This was all taking place in Boone, North Carolina, where they were attending Appalachian State University. The path that led Magee there was somewhat convoluted, as his family moved a lot – from Houston, to San Francisco, to Chapel Hill, to Park City, Utah.
“Every, like, four years, my dad wants a new job. By new job, I mean new career,” Patton explains. “He was a Marine, then he was a lawyer, then he was an investment banker for this Swiss bank, and then he was a business owner, and now he’s an author. And inventor, too! He’s got a product called Fix-A-Latch. He just invented it, and he’s been producing it himself with all these machines he created. As of recently you can get it at any Home Depot or Lowe’s in the United States. And New Zealand, too. He’s doing incredibly well. I’m so proud of him. In three years he went from an idea to every major hardware store in the country.”
After a few years in Utah, his family moved back to North Carolina, but Patton stayed and moved in with a friend’s family. By the time he graduated high school, because of his parents’ relocation he could get in-state tuition in North Carolina. “I had been told by the guy that I used to buy weed from in Salt Lake City that Boone was really cool,” he says. “And purely on Toshi’s recommendation, I just applied to App State and got in.”
He didn’t know anyone at first, but before long he befriended Connor Mikita, The Nude Party’s drummer.
“He didn’t play drums [yet], I just played a bit of guitar, but there was this weird practice room that we found in one of the other dorms that just had a drum set in it, with a guitar and an amp. And we would go in there after class, ‘cause we had the same major for a while – we would just go to class, and then on the way back we would just go to this jam spot and he would learn drums and I would just play guitar. That was the initial basis of our friendship. And then, some of his other friends from where he grew up in Lake Norman came up to App State, and we just started a band.” Those friends being bassist Alec Castillo, guitarist Shaun Couture and keyboardist Don Merrill, all close in age to Magee and Mikita.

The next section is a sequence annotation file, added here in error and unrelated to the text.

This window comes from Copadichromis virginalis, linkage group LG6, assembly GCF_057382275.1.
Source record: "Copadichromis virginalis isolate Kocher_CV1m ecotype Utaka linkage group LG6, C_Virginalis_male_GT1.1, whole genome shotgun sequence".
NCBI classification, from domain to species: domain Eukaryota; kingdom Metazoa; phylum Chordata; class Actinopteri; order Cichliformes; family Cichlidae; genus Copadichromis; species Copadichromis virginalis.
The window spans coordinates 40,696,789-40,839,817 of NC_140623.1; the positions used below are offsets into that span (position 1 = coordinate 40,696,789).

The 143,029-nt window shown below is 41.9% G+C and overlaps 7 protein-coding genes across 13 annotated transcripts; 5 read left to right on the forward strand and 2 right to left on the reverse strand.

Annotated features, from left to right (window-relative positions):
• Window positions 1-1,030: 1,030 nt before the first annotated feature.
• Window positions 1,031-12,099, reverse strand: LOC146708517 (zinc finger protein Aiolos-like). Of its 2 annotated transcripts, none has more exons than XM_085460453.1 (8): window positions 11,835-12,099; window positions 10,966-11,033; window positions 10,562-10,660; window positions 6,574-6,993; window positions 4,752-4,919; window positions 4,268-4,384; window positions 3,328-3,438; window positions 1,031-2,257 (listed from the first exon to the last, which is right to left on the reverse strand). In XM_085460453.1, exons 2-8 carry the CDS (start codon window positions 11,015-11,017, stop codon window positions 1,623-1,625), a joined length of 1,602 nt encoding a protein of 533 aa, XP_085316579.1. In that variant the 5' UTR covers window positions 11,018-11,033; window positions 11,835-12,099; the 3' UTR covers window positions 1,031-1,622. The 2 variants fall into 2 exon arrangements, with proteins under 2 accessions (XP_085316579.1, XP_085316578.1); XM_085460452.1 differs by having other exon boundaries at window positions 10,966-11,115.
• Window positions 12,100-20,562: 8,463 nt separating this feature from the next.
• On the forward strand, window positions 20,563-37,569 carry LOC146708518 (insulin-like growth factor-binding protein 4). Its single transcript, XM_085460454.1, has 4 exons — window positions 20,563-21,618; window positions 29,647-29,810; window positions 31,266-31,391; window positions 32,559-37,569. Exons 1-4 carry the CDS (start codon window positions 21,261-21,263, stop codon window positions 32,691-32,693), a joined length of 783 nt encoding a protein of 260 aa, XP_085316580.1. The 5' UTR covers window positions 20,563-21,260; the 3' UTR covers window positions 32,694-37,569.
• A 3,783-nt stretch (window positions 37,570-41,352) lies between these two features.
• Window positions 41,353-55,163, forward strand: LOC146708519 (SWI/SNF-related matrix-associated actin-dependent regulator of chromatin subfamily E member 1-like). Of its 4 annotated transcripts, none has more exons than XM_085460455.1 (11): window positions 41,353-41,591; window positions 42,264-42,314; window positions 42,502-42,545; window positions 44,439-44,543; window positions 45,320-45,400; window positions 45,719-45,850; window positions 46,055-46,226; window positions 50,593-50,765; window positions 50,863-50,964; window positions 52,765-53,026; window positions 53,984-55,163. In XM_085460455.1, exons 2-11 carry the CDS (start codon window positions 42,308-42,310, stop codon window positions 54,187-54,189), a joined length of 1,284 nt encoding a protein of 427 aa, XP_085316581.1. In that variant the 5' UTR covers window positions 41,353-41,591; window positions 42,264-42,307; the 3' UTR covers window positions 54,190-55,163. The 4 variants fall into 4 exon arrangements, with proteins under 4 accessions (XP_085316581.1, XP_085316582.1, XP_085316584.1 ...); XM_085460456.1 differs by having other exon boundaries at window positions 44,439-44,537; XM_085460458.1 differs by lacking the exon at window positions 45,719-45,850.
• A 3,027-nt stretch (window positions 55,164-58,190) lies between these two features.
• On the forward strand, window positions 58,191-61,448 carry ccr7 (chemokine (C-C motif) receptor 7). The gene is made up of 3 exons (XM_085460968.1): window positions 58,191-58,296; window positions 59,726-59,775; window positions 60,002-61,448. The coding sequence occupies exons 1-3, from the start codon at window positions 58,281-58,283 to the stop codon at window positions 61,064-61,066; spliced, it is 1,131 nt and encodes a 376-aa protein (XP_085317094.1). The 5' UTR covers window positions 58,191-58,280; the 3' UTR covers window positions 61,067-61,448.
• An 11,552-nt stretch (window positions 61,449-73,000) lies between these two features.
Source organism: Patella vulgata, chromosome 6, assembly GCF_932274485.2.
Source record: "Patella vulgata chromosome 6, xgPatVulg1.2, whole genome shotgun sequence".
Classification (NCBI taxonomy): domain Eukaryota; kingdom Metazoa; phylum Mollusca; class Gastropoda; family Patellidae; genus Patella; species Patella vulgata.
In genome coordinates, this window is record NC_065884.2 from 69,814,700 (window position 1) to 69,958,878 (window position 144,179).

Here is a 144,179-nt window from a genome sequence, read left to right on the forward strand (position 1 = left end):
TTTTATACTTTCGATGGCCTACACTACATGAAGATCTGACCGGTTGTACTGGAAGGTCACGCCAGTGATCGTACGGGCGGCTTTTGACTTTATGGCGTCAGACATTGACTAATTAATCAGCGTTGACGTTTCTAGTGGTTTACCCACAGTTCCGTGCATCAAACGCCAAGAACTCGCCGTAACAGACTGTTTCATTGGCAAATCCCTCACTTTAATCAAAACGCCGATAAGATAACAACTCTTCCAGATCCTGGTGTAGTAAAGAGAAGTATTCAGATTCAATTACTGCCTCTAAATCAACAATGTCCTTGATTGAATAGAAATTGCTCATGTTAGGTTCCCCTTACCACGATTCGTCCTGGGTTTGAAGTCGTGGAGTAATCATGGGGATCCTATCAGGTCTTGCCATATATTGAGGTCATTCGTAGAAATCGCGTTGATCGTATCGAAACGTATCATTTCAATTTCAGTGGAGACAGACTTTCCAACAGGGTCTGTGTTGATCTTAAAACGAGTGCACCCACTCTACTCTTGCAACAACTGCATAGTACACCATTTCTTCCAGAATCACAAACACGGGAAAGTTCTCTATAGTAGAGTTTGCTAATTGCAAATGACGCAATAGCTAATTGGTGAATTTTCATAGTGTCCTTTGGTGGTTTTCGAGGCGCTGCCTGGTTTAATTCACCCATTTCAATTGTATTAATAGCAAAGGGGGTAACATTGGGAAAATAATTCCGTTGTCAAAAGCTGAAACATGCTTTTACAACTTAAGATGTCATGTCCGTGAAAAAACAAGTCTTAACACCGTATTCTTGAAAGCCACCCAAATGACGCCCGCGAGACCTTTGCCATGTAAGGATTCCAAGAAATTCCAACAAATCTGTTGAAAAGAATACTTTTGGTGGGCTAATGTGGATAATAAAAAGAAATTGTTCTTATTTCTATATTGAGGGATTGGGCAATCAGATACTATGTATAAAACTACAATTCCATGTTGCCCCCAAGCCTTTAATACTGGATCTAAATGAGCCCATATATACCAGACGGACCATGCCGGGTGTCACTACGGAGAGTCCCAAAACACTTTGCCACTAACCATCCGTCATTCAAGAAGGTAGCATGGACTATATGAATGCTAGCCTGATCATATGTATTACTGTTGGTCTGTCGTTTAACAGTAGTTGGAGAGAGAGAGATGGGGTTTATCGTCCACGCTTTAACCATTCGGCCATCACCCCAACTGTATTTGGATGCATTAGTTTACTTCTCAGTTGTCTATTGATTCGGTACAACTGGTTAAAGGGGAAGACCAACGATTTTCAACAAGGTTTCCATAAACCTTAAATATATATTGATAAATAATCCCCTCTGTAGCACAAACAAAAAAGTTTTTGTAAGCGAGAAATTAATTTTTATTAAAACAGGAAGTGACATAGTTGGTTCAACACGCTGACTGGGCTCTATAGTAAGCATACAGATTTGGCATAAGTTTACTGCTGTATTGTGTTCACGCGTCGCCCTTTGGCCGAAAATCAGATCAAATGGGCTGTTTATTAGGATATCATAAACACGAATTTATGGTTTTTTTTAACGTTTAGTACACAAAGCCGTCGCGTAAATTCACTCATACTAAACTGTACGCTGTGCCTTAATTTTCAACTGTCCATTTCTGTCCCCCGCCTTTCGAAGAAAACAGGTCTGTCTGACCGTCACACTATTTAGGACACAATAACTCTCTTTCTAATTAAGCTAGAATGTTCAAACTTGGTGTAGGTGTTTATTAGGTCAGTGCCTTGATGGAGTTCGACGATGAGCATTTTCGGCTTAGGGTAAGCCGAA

“We didn’t play instruments, we just wanted to play music. We wanted to learn how to do it. So we all just got together and got some instruments, and figured it out along the way.”
Of course, we can’t leave out my personal favorite member of The Nude Party: percussionist Austin Brose, who rocks a mustache and a long stringy mullet like nobody I’ve ever seen, and just does not give a fuck. His onstage enthusiasm is infectious, his expressions priceless. He’s like the Joel Gion of the lineup, seemingly doing the least yet without him the band would sacrifice a huge chunk of its appeal.
“The funny thing is, he is, by a good margin, the most trained musician out of any of us!” Magee is quick to point out. “It doesn’t look like much, and some people don’t consider it much, but when it’s not there versus when it is there, you realize how fucking integral he is. He’s absolutely indispensible. He’s not like some tack-on member or something. He’s all in it.”